My reason for posting is I now wonder how many have gone on to create business models of their own out of the initial models taught here and elsewhere? Have you turned a hobby or sideline business into a commercial venture? Have you chosen to grow either in this business or others to a point where there is layers of personnel, layers of systems and the ability to expand and expand?

I am not suggesting that this is the route others or I should seek to take. I am just curious to hear your stories.

Tony


#2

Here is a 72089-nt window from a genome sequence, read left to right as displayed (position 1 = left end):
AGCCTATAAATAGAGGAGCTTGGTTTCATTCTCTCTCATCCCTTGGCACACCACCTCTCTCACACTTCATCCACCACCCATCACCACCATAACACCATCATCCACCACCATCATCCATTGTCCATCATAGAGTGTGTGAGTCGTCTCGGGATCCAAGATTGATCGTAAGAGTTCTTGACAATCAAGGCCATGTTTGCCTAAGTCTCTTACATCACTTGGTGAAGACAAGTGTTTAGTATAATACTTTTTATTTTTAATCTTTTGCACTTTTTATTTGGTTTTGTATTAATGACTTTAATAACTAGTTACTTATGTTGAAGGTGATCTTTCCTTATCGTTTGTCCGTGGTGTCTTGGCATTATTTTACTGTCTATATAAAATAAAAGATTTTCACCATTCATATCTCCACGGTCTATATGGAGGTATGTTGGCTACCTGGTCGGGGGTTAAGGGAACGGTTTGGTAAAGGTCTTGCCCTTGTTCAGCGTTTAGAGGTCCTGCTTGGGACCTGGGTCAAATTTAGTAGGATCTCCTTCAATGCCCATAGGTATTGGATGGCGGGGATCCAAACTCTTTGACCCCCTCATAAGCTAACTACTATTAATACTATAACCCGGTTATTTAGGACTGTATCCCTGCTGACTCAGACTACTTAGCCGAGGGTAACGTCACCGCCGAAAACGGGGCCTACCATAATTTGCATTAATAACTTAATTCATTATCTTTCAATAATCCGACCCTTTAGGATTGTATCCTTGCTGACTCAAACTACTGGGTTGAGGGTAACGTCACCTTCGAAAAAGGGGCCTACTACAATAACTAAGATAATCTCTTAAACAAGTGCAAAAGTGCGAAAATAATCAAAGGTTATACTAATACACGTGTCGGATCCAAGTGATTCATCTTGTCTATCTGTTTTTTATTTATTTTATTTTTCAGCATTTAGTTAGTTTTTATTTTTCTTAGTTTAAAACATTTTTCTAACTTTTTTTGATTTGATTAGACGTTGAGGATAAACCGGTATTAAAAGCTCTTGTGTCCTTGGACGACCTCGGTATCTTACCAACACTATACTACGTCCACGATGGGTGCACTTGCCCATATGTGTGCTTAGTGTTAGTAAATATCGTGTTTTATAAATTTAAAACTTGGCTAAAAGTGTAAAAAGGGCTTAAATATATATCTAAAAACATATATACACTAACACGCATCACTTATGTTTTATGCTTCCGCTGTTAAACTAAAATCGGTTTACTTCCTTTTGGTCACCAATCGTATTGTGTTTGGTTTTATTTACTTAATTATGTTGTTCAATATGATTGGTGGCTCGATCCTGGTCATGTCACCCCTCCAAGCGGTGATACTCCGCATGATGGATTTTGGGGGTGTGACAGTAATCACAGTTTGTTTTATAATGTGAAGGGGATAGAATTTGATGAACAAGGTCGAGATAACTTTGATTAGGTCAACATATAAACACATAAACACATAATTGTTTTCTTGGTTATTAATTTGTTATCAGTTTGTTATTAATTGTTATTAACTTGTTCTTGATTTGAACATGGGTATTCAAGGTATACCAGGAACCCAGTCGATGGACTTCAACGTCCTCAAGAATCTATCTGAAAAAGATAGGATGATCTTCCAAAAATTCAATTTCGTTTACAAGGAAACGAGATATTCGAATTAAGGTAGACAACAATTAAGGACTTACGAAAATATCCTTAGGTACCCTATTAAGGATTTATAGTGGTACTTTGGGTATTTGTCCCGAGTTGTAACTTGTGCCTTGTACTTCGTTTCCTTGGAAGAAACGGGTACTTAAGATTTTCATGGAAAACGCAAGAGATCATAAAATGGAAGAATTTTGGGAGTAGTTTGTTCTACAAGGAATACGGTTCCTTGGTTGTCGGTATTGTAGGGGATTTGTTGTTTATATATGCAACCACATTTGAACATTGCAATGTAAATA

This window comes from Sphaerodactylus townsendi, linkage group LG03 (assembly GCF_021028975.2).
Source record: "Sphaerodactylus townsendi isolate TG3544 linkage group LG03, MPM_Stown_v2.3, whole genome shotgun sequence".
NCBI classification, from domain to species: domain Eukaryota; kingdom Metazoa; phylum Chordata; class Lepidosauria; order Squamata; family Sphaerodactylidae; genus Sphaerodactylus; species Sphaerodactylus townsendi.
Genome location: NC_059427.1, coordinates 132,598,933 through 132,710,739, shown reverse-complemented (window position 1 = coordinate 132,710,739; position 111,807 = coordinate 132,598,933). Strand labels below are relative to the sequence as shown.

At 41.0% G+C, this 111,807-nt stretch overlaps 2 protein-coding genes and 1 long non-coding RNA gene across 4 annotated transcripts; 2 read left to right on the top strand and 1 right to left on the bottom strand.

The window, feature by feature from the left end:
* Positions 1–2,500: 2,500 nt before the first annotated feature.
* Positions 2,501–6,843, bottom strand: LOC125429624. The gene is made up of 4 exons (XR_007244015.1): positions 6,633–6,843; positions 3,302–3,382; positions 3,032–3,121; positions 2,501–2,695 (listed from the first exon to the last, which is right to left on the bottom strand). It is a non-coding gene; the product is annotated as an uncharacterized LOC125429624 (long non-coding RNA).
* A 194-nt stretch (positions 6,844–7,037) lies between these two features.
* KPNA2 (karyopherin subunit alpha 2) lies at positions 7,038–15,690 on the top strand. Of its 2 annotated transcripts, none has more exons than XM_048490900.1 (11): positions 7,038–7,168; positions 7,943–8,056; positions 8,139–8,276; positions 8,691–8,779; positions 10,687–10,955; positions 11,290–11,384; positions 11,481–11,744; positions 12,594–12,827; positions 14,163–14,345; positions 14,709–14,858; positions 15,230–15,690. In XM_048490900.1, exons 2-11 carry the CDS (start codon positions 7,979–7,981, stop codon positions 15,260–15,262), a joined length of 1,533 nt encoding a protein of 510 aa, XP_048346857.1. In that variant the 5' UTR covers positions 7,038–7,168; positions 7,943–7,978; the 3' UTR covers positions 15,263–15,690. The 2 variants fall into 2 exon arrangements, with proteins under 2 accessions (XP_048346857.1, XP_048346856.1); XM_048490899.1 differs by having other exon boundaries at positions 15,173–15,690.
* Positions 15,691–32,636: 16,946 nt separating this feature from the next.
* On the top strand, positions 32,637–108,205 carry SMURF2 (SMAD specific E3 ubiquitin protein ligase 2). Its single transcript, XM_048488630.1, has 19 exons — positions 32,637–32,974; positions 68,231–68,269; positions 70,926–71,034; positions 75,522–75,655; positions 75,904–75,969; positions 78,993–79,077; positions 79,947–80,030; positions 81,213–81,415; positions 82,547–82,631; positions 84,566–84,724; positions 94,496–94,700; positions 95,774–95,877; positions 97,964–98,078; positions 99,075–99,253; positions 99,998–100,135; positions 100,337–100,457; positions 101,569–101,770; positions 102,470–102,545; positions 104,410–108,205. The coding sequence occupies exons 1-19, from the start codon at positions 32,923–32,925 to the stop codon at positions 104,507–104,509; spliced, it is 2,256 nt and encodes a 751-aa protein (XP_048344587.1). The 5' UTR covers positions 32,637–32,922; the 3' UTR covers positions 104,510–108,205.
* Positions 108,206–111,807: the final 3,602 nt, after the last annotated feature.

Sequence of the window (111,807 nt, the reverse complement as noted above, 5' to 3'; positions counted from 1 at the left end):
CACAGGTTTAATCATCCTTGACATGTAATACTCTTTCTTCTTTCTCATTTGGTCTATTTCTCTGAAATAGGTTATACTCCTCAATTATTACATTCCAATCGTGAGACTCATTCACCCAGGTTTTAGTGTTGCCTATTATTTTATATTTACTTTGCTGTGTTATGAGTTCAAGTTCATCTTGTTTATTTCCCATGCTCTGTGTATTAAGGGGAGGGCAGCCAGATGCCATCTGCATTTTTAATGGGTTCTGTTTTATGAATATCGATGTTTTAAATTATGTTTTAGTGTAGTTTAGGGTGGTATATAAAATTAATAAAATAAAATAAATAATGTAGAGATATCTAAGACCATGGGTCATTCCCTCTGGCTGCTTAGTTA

By 2005 and early ’06 it was obvious that the commercial and the residential real estate market had reached an unsustainable trend that could only morph into a long- term, painful decline, though presidents, Fed chairmen, CEOs of large banks, and the talking heads of the propaganda industries refused to recognize then, and still do now, the reality of the situation. Artificially, instead of market- created interest rates, steadily increasing real estate evaluations were bound to end in disaster. By that time I had liquidated my R.E. holdings and sat on the sidelines. In 2007/08, I attended Steve Chase’s and Tony’s boot camp/seminar and concluded that niches in the the M.H. business had a future, although many manufacturers and dealers had to close their doors. Tony’s model of double- wides on land or on generously- sized lots appealed to me. I reasoned that as time progressed, the demand for affordable rentals must increase also. Further, it was a given that the general population would increase. I expected the economy to decline for a generation and that lower middle stratum families would be forced to join the upper lower class, who became my target tenants. (That is a family with a minimum combined income of $3000.) I also knew that I could offer a well- maintained home for around $700, while an older stick-built of similar size rents for $1200. I have not been disappointed and am continuing the rinse and repeat process. Since I don’t perform my own required work anymore and don’t like to have employees, I work with independent contractors. Recently, I was privileged to read Tony’s newest book prior to its publication and can unequivocally endorse the practicality, the feasibility of his model. The system’s effectiveness is not limited to any number of homes. Every land/home unit is independent of any other home; each is basically its own business with its own attributes. Parks may or may not disappear in the future because of lack of maintenance and/or draconian regulations alleging national security reasons, but the single family double wide home will remain popular with a substantial section of society.